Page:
03-24-2013, 09:24 PM
Another of the male:
Here are the male/female hanging out/circling each other:
And another of them parting ways:
In other news... my Otos are doing really well. I purchased 5 to add to the remaining 3 I had and all 8 are quite healthy and loving the 20gal Long. They're much more active in a bigger group and it's fun to find them hanging out along the substrate, plants and walls. =] They're all over, now. When I first got them, they were almost see-through due to stress. Now they all have their beautiful gray/black/white striped coloring. They're much happier and seemingly quite healthy. The only problem is that the addition of them added stress to the Betta. He's very finicky about his tank... So, now I'm seeing the beginnings of fin rot (again). Bettas are the worst for this... and unfortunately, I have company this weekend and next weekend, so upping the water change schedule might be tough. I'll try to figure a way to do 20-30% changes every 3 days or something. That should at least help. I usually do about 50% in all my tanks once weekly. Want to try that, before I go the meds route... he doesn't appreciate Melafix and I don't appreciate Fungus Guard. ;P
Here are a few of my Oto friends:
I'll try to get one with more of them together. =]
03-24-2013, 09:25 PM
I was also finally able to get a clear shot of one of my Amano shrimp. =]
Oh, and there's my baby Rabbit wandering by unfocused. ;P
03-24-2013, 09:52 PM
Your tanks are looking gorgeous :D Its nice to see some clear shots of the GBR's I really think they're gorgeous. If I was able to set my 55 gallon up I'd definitely be buying some GBR's right away. I was thinking of adding one or 2 to my future 20 gallon but I decided not to as I've read mixed results that in smaller settings they get more aggressive so I just decided on a Badis badis with the possible addition of a wild betta species. Anyways I'm glad to hear you're seeing new growth on your plants and more activity of your fish. Just a thought but have you decided on whether or not you'll be adding more background plants?? I think your tank would look beautiful with the addition of some bacopa or a rotala species.
Also just wondering, what type of lighting are you using? The lights make the tank look yellow and weird, I have the same problem with the lights on my molly tank. I think with a change of the lighting to make it look more white would help the aesthetics of the tank. I did this with my gourami tank and not only did I see an increase in beneficial brown algae for my snails but it also made the tank look more pleasing to the eye.
Last edited by Gesp56; 03-24-2013 at 09:56 PM.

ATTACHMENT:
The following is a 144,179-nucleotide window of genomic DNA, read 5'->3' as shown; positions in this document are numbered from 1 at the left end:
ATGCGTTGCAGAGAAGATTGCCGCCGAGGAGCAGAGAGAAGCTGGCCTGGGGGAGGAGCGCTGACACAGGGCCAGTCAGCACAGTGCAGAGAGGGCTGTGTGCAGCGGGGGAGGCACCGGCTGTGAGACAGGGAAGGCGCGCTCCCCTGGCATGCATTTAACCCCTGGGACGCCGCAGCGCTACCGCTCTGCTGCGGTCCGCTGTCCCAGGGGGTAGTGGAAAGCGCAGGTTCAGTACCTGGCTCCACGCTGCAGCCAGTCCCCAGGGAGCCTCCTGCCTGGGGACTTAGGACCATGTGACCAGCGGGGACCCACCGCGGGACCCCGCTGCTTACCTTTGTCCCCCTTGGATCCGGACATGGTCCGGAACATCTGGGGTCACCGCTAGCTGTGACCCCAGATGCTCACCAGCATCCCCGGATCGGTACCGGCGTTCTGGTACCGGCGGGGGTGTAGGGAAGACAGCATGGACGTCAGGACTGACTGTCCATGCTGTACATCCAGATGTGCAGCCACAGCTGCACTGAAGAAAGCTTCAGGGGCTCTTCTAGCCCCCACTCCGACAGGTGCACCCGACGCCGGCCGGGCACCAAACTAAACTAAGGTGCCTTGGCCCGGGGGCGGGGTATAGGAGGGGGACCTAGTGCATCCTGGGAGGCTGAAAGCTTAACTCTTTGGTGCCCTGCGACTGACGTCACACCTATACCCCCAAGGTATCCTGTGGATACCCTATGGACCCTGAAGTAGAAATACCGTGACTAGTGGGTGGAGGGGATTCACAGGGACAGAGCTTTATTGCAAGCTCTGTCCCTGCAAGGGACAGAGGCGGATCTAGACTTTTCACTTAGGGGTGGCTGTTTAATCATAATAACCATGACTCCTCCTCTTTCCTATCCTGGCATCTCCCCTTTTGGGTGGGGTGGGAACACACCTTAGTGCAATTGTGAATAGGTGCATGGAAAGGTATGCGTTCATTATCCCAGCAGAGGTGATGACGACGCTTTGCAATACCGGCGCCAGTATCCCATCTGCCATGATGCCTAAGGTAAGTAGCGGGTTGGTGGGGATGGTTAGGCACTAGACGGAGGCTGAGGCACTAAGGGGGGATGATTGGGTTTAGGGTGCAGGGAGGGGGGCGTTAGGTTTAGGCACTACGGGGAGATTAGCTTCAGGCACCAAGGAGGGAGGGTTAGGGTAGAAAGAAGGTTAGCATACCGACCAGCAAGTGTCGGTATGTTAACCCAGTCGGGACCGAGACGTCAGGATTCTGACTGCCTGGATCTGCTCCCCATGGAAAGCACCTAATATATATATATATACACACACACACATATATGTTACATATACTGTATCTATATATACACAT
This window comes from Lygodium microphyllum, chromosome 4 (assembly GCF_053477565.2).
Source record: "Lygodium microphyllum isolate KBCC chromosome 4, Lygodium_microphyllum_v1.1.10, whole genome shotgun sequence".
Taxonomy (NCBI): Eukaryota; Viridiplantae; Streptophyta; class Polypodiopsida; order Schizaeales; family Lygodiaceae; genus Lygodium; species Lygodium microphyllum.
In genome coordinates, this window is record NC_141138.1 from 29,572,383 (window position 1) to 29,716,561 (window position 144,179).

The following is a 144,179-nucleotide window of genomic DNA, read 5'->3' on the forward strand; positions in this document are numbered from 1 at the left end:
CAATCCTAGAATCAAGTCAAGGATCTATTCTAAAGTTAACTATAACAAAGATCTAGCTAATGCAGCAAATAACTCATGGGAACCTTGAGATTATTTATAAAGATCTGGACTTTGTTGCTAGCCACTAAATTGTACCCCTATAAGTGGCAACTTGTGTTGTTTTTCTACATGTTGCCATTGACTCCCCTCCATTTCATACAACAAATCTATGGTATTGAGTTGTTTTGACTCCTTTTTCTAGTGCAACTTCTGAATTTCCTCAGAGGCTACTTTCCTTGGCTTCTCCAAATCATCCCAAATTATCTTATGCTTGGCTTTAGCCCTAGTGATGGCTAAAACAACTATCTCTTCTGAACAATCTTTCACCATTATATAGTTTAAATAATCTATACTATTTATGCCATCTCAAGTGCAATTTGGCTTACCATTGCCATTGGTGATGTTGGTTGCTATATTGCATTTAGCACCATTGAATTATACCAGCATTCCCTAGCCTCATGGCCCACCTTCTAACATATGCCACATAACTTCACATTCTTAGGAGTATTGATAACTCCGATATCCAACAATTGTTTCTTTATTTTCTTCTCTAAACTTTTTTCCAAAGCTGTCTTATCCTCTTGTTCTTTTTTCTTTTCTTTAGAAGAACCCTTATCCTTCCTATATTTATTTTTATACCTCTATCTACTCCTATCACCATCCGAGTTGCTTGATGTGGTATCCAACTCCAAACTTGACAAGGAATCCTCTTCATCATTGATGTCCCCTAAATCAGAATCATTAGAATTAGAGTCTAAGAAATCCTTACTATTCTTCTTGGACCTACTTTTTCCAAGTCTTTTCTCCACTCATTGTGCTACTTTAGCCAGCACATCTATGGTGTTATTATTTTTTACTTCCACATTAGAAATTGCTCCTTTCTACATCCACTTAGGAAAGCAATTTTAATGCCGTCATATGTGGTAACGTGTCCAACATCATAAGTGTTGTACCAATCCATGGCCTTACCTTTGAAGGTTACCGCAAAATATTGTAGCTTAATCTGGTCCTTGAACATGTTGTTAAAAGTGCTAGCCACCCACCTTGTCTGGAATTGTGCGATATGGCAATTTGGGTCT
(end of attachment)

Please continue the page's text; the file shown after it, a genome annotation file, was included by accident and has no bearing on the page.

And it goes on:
03-24-2013, 10:37 PM
Yes, I agree, great photos.
Are you going to put some Christmas moss on the branches in the big tank?
03-24-2013, 11:21 PM
Very good photos of your GBR's. They look great.
Perfection is not attainable, but if we chase perfection we can catch excellence.
Once you learn to quit, it becomes a habit. -Vince Lombardi
Be more concerned with your character than your reputation, because your character is what you really are, while your reputation is merely what others think you are. ― John Wooden
Sandy Hook Elementary......Lest We Forget
See my profile for my tanks and what fish I keep
03-25-2013, 01:25 AM
I love your tank, Kevin! It's just stunning. Didn't want to say it before but I'm so glad you cleaned the algae off the sides :o) It couldn't be prettier. And those rams just make you smile, don't they? I love mine - even though they can't live together in the same tank :o(
30 g FW planted:corys, female ABNP, blue angel, harleys, zebra danios, rummies, mystery & assassin snails
15 g FW planted:2 male guppies, neons, pygmy corys, clown pleco, 4 types of shrimp, mystery & assassin snails
90 g FW planted:congos, rainbows, roseline sharks, kribs, male ABNP, peppered cories, assassin snailss
90 Gal Journal: http://bit.ly/1vC7gVX
fishless cycling: http://bit.ly/1DARf3T
fish in cycling: http://bit.ly/1ILvcfp
03-25-2013, 01:39 AM
Your rams look great
Good job with the tank
If you take your time to do the research FIRST, you can successfully set-up and keep ANY type of aquarium with ease.
"Not using a quarantine tank is like playing Russian roulette. Nobody wins the game, some people just get to play longer than others." - Anthony Calfo
Fishless Cycle Cycling with Fish Marine Aquarium Info
03-26-2013, 04:47 AM
Thanks guys, I really appreciate it. =]
@FM, I'm with you. I can't believe I tolerated it for so long. lol I'm glad I finally got rid of the algae off the sides and quite a bit of the back. Can't really do a good job at getting a lot of the lower areas, though... driftwood and plants are getting in the way. ;/ I'll figure it out.
@Firefly, I've thought about that. I think that once I grow a good amount of the Christmas Moss, I'll spread it around. I imagine it should be able to grow from any bits you rip off, right? I'm hoping it's that easy to propagate.